Sacred threads, Sacred Lives

August 16th, 2014

versión en español

Sacred threads, Sacred Lives

 “Thread is sacred! He knows, and he feels…”

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View form Gilberta’s house

That’s what the women told me, when some of the threads we dyed with cochineal were full of knots, just after we finished washing them.

We were all trying to fix them, and while doing this, they told me:

 “ Threads know…they always know when we are in a hurry or when we are not happy. That is why we need to be in a good mood while working with them.

Right now, the thread is mocking us, because we were desperate to go, and now we are full of knots.

 When we are not happy, is better no to continue weaving or working, because the thread can feel it, and it gets difficult to continue.

 When we are weaving and we are in a hurry, it takes us more time to finish! And when we are weaving without any pressure or bad emotion, everything flows and we finish very quickly.”

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cochineal

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Fulgencia working with threads

All this time, I was very impressed with their ability to untie knots. They do it in such an easy way! Flowing, like dancing with the thread!

Unlike me, sometimes I can  spend  a lot of time trying to untie a knot, without any luck.

Now I understand it! They are like having a conversation with the threads…. And they have a natural skill to work with them!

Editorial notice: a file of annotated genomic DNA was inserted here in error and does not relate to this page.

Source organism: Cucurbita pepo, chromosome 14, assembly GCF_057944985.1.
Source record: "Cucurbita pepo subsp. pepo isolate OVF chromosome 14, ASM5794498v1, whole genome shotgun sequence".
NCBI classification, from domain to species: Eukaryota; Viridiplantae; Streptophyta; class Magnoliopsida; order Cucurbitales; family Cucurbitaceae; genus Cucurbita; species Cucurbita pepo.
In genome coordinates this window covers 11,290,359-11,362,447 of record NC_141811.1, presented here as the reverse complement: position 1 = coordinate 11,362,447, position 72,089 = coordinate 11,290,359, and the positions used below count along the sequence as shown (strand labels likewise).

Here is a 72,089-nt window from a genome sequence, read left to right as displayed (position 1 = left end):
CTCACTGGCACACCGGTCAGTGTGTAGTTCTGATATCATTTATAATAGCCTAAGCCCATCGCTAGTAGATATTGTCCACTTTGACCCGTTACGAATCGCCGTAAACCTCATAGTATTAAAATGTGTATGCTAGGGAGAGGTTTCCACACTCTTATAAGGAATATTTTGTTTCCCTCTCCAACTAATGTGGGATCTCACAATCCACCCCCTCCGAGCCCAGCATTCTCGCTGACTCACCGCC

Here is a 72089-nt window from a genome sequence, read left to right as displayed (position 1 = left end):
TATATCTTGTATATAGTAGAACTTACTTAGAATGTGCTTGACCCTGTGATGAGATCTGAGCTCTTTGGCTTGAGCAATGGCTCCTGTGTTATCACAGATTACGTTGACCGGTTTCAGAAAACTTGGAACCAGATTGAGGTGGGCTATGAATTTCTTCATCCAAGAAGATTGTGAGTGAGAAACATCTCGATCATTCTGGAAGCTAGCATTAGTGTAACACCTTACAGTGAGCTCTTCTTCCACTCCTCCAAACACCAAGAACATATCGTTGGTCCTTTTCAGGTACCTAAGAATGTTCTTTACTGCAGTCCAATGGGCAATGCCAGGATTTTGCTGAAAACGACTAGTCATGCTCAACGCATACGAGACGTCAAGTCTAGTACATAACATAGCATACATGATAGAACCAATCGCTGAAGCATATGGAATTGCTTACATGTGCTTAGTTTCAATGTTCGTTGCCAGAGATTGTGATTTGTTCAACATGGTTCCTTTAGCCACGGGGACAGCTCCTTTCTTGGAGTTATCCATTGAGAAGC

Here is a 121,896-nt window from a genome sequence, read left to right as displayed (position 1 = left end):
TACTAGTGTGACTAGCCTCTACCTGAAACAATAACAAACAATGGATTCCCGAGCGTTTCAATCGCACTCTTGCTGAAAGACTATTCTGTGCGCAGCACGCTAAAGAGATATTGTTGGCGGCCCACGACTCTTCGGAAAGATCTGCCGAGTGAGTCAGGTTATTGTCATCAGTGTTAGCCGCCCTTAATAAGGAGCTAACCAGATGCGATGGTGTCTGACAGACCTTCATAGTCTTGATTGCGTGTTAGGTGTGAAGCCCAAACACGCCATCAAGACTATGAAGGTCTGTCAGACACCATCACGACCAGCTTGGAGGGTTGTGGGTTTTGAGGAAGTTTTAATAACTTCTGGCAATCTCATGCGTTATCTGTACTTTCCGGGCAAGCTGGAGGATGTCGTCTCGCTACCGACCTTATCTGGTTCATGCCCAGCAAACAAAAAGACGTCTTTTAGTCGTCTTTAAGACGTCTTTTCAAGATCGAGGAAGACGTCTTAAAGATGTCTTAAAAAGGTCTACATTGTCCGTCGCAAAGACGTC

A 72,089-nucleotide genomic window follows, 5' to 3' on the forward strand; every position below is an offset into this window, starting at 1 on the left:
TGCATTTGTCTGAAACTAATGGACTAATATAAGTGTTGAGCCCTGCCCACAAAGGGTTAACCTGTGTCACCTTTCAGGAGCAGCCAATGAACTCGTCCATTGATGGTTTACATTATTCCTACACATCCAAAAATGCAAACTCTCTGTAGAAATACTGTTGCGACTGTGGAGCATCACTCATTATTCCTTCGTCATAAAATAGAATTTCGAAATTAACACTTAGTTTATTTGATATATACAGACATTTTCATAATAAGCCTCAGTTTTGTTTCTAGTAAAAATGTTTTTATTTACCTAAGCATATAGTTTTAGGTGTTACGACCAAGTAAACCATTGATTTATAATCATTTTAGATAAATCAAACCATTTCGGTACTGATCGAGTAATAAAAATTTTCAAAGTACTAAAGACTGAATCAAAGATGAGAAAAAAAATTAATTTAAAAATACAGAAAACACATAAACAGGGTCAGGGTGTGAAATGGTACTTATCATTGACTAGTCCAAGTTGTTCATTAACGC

That’s the way they interact with the world and with nature! Flowing with life…

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Abelina weaving on the backstrap loom

A couple of weeks ago they told me a similar thing about corn.

They say that is better to eat the corn they have planted. Because that way it has more “ uk’ux” , more HEART!

That’s how the old wise mayan men call it.

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Elote (corn)

They say you can feel the connection with corn, because you saw the plant grow and you worked the ground.

It’s like having a connection with all living and non living things! They feel and they listen …and LIFE talks to them in amazing ways.

I eat “Elote” (corn) in Mexico, but I buy it on the stores… This week I ate “ elote” here , they brought it from one of their fields. It was coming fresh right from the field to my hands.

And it’s amazing to tell you… it feels different…!

I would like to think that maybe I felt the corn’s “uk’ux”(heart).

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Elote (corn)

Gilberta’s House

I just moved to Gilberta’s, she has finished her house! Unfortunately I will be staying here only for 6 days! (instead of 13, as I did with the other women).